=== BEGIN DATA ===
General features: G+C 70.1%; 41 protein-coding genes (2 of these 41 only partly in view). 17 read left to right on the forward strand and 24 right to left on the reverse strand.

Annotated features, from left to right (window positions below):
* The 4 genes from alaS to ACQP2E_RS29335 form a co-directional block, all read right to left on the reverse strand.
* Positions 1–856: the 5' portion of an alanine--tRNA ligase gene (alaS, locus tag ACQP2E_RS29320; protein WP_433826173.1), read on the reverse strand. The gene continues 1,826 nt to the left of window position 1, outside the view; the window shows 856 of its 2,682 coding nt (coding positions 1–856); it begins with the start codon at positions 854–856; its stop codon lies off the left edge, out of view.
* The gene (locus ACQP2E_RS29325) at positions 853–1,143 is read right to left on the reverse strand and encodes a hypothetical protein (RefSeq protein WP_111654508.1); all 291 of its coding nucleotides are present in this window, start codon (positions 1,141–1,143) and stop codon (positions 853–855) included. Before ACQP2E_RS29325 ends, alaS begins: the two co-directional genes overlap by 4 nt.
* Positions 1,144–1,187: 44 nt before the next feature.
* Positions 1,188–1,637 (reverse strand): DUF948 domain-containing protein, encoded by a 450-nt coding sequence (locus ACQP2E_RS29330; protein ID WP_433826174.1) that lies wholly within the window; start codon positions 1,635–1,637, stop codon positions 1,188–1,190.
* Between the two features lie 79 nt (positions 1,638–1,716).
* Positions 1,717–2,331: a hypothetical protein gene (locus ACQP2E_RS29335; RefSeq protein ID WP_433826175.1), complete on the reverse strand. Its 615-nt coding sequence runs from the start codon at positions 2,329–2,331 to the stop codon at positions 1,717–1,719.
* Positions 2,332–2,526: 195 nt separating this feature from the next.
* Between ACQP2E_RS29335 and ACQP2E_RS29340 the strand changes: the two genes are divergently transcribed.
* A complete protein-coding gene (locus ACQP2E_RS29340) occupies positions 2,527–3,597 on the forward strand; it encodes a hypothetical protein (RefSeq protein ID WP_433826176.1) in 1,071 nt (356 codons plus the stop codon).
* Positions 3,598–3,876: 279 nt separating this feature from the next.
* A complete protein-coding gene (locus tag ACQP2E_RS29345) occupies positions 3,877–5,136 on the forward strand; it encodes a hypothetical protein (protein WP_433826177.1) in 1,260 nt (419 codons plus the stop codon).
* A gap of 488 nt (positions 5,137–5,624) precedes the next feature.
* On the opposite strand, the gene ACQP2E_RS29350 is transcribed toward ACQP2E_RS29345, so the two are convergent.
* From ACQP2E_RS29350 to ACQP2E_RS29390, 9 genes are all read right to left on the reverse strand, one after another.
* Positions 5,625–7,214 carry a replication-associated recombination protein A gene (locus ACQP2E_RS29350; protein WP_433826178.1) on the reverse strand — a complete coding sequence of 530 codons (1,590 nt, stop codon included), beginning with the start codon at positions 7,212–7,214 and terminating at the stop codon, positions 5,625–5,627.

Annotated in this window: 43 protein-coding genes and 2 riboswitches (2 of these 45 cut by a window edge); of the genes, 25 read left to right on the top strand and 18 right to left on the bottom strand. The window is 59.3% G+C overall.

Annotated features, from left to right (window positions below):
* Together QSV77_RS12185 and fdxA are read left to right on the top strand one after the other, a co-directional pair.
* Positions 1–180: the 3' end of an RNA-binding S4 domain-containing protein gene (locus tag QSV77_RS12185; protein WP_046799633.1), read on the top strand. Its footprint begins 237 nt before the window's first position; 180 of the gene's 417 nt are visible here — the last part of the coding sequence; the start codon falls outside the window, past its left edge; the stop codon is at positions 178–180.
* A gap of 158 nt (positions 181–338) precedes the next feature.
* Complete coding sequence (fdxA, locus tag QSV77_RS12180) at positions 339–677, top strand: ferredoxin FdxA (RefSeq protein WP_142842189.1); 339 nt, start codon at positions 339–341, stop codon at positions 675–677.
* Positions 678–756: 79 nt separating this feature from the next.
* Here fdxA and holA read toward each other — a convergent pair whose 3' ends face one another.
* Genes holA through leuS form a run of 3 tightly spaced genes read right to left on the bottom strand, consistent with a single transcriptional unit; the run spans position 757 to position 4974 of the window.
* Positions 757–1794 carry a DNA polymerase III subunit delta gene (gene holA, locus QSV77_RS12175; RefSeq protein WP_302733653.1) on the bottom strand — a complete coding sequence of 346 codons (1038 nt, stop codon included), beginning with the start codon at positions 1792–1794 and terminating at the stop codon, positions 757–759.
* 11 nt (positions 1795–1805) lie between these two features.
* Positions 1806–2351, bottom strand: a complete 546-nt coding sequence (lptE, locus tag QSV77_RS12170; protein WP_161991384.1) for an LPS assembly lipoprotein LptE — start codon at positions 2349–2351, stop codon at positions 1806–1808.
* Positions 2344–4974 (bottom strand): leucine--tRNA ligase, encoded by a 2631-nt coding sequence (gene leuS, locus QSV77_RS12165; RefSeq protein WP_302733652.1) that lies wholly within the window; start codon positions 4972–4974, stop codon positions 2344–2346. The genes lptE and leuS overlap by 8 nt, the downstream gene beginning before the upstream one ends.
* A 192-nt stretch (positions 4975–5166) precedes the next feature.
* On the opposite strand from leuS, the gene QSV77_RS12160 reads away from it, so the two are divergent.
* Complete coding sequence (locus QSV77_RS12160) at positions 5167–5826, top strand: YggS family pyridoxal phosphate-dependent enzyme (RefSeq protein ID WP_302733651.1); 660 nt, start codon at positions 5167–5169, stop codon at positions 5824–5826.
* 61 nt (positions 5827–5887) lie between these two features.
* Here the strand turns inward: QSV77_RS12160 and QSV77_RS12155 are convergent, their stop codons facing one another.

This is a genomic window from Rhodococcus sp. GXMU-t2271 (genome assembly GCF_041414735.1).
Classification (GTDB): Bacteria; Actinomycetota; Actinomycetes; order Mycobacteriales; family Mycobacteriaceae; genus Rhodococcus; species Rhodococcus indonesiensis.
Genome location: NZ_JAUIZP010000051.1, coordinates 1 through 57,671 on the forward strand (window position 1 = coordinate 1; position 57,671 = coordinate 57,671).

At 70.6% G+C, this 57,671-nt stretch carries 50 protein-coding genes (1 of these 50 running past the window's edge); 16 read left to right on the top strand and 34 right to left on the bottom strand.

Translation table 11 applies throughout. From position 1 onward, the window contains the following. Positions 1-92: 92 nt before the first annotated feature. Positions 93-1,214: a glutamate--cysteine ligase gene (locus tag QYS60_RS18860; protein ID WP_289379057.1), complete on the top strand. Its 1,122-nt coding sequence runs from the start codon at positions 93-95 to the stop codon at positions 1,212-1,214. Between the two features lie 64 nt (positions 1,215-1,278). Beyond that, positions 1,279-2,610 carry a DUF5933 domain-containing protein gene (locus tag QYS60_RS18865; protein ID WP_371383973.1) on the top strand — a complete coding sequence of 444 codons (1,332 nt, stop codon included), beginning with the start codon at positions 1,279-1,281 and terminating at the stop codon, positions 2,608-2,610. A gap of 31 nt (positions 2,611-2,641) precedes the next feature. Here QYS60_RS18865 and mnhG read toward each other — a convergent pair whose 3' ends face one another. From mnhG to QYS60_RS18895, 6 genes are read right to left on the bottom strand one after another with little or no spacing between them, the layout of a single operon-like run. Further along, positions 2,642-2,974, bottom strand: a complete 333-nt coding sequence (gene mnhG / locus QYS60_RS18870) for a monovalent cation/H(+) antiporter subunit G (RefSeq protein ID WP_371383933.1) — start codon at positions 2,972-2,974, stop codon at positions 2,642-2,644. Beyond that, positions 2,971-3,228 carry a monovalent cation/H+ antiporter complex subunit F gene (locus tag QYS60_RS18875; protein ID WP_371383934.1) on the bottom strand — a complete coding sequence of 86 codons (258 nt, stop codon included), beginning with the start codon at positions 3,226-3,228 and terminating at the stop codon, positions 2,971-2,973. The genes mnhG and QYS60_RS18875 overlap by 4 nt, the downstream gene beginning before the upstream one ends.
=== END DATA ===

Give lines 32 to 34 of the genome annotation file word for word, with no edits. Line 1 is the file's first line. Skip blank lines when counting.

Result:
* A 192-nt stretch (positions 4975–5166) precedes the next feature.
* On the opposite strand from leuS, the gene QSV77_RS12160 reads away from it, so the two are divergent.
* Complete coding sequence (locus QSV77_RS12160) at positions 5167–5826, top strand: YggS family pyridoxal phosphate-dependent enzyme (RefSeq protein ID WP_302733651.1); 660 nt, start codon at positions 5167–5169, stop codon at positions 5824–5826.